Florida’s Senate Banking and Insurance Committee this week approved legislation that would speed up the state’s foreclosure process, a move that would remove some protections for homeowners and could increase the likelihood of bank fraud. The committee, which passed the bill 8-2, passed similar legislation in 2012 that did not advance farther.
The bill is an effort to clear Florida’s backlog of foreclosures that piled up as a result of the financial crisis, but as we pointed out when it was introduced in February, it is likely to have unintended consequences that make it easier for banks to deceive homeowners or process unlawful foreclosures. Banks’ past efforts to speed up the process led to fraudulent techniques like robo-signing, and banks foreclosed on homes they didn’t own, homeowners that were seeking to modify their loans, or because of minor clerical errors the banks themselves had made.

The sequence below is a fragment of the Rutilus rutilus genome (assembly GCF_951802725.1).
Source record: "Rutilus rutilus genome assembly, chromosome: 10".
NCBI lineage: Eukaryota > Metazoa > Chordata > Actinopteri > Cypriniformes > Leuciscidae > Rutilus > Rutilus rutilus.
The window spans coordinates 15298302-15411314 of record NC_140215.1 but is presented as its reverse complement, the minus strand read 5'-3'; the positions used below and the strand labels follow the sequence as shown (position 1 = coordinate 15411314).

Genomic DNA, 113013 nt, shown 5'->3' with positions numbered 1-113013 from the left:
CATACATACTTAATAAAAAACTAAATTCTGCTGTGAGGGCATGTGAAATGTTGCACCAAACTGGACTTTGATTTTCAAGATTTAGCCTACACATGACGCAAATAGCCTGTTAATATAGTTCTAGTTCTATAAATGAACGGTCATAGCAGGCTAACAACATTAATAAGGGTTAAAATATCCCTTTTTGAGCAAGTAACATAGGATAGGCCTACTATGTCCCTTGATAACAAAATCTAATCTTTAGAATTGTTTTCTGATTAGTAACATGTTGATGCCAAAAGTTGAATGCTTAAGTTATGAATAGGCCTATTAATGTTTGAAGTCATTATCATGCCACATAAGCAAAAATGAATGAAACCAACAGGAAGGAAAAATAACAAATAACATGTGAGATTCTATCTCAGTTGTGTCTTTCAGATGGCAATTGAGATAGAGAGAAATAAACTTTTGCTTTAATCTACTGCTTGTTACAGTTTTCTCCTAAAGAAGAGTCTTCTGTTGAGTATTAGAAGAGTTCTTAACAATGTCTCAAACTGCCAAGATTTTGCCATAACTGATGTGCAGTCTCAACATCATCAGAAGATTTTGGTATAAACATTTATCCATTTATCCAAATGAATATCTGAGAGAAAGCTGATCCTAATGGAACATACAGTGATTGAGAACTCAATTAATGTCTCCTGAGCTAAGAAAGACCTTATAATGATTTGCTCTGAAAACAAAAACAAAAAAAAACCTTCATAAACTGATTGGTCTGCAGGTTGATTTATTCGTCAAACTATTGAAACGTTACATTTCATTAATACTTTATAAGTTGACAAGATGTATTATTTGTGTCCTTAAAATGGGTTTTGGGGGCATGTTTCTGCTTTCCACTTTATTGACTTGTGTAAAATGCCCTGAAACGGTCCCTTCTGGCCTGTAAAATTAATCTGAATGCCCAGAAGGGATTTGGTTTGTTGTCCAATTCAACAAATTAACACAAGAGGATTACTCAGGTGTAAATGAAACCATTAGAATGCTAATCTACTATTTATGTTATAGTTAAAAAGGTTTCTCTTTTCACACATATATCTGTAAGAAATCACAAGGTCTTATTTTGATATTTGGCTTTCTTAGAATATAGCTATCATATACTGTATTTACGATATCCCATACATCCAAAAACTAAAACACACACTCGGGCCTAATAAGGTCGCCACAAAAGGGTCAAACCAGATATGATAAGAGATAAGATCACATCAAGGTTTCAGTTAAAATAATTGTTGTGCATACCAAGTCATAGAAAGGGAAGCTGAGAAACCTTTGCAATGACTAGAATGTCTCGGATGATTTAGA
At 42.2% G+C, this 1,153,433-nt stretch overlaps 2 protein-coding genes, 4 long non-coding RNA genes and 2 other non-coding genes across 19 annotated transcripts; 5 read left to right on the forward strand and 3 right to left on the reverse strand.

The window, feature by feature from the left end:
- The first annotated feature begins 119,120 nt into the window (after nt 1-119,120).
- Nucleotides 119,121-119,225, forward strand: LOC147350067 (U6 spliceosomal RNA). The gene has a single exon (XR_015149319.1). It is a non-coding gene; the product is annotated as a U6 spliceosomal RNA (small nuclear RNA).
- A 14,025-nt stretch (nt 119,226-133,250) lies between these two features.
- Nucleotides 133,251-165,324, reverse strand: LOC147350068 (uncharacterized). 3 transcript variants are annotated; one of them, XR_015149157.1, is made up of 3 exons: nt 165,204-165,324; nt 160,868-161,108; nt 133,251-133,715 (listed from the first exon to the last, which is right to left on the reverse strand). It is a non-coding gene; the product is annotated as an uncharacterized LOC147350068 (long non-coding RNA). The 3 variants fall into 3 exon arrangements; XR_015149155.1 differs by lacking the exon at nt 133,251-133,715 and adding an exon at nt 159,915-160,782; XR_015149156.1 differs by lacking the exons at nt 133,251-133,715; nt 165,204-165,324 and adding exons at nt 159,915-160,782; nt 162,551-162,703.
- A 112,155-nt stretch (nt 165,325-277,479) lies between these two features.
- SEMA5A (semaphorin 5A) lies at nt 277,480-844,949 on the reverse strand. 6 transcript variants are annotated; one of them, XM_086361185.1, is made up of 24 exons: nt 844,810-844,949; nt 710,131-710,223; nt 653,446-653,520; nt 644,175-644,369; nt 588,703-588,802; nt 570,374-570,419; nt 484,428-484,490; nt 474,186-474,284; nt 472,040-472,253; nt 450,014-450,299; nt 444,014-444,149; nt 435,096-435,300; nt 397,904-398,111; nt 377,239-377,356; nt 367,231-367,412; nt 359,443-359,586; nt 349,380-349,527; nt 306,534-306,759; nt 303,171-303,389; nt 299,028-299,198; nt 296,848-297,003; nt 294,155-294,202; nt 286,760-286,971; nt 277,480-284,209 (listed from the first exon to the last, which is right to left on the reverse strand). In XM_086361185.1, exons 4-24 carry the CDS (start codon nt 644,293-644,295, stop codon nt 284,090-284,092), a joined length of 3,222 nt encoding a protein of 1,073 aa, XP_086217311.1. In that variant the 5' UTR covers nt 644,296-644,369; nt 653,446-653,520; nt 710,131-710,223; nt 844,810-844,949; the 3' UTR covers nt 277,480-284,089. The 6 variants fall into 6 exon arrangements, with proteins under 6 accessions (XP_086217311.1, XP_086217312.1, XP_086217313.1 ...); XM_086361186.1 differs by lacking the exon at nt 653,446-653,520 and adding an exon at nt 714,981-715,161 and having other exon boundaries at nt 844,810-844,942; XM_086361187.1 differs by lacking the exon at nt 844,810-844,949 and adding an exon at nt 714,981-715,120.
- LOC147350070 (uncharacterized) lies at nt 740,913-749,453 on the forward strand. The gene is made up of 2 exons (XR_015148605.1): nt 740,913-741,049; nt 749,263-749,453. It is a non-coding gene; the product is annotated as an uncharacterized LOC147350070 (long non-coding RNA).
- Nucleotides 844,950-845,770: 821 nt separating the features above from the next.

While Florida does have a lengthy backlog of foreclosures, its process is not atypically long. The average Florida foreclosure takes more than 600 days to process, about the same length of time it takes the average home nationally to enter foreclosure.
Consumer advocates have pointed out many problems with the foreclosure bill. In addition to potentially inviting fraud, the bill would remove homeowners’ right to reclaim their property after an improper foreclosure. Instead, they would only be eligible for compensation.